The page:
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"We offer flexible solutions for your juvenile justice needs"


The National Youth Screening & Assessment Partners (NYSAP) is a technical assistance and research group, dedicated to helping juvenile justice programs identify youths’ needs for behavioral health intervention and risk management.

NYSAP has been working with juvenile justice programs nationwide since 2000, when we began providing technical assistance for use of NYSAP’s mental health screening tool, the Massachusetts Youth Screening Instrument-Second Version (MAYSI-2).

NYSAP has six objectives:

  • Nationwide and global support for users of the MAYSI-2 for mental health, substance use, and trauma screening in juvenile justice programs;
  • Assisting juvenile justice programs to select and successfully implement risk / needs and mental health screening and assessment tools;
  • Development of risk/needs assessment strategies, offering ways to meet youths’ needs related to their delinquencies, reduce recidivism and increase public safety;
  • Strategies and data analysis for quality assurance related to use of screening and assessment tools;
  • Helping states reform their laws, practices and forensic evaluations regarding juveniles’ competence to stand trial; and
  • Translational research that studies delinquent youths’ mental health and risk for re-offending, then promotes and evaluates the most effective use of tools in everyday juvenile justice practice to assess and change them.   

Contact us to inquire about assistance from NYSAP on MAYSI-2 and other youth mental health, risk and needs screening and assessment questions in juvenile justice programs.

NYSAP States

Juvenile Justice Publications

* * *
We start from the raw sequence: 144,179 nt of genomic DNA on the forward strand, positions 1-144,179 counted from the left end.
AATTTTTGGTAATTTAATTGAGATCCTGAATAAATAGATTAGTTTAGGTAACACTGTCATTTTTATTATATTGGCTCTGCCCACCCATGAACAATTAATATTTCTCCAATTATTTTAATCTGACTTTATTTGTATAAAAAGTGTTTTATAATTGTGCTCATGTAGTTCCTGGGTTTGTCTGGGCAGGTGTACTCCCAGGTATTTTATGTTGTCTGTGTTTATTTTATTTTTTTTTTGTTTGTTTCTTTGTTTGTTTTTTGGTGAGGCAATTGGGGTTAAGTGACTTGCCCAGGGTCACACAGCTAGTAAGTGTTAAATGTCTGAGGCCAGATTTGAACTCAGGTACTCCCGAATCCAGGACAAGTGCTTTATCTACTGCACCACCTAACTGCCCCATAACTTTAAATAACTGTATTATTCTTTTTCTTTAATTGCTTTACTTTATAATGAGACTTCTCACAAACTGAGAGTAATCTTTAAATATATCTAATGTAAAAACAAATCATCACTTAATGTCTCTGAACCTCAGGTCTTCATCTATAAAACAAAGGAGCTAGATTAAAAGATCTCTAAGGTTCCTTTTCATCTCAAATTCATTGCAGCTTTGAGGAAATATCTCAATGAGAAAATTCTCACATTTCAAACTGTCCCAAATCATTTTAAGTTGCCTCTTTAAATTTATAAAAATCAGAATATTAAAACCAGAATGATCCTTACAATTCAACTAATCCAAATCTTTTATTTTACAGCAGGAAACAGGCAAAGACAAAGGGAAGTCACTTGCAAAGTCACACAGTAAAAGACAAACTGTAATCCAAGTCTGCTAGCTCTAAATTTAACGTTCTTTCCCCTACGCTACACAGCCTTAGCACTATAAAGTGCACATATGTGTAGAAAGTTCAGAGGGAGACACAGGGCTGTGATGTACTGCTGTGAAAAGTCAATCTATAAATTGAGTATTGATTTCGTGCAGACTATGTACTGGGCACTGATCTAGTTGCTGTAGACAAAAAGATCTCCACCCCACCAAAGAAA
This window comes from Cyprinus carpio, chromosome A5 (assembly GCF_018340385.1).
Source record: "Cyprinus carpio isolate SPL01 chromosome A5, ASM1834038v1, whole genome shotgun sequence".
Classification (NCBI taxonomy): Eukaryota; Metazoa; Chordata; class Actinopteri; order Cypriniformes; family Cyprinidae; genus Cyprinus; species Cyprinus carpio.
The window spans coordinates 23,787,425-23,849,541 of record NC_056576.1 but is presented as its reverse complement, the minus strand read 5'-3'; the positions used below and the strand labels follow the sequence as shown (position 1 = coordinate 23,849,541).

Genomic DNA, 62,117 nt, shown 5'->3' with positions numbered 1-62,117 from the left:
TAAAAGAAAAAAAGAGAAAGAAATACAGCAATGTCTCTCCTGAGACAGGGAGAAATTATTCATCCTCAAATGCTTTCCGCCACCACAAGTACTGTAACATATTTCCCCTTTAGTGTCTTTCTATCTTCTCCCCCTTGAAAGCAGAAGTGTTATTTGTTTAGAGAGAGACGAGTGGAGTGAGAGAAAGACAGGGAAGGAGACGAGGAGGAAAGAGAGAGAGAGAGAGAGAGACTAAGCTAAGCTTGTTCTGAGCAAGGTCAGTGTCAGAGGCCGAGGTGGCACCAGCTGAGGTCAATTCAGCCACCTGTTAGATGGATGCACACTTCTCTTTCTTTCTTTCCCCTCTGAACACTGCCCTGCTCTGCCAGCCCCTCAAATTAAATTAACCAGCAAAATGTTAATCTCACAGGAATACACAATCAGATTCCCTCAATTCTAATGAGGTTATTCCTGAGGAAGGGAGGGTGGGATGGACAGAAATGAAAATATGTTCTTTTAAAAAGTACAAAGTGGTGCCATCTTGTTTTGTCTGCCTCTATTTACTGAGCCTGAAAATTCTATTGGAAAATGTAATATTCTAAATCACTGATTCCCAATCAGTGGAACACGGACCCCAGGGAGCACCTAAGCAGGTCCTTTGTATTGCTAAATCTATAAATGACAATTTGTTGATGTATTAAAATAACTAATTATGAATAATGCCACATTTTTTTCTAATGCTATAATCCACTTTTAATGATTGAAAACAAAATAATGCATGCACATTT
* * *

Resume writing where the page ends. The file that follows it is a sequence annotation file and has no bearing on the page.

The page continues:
***Newly Published***

Risk assessment and other screening tools can help juvenile justice agencies improve safety for staff and youth. In 2012, national standards of practice for juvenile facilities were implemented in response to the Federal law known as the Prison Rape Elimination Act (PREA; 28 C.F.R. § 115.341),1 which mandated the implementation of objective screening procedures at juvenile facilities (including group homes and treatment centers that service criminal justice populations) to identify individuals who are at risk of sexual victimization or sexual misconduct. Identification of youth at highest risk of either of these outcomes at entry into a facility enables facility staff to put appropriate interventions into place to reduce the risk of sexual victimization (e.g., placing youth in a room by themselves).

Recent discourse suggests that successful and stable relationships between the police and the public are built on trust and legitimacy through fair, equitable, and respectful treatment in law enforcement’s effort to control crime, disorder, and even terrorism. At the center of these discussions are the examination of police use of force practices, the discretionary use of police authority, and the potential biases that might result from uncontrolled discretionary police practices. Evidence-based policing is fundamental to these issues.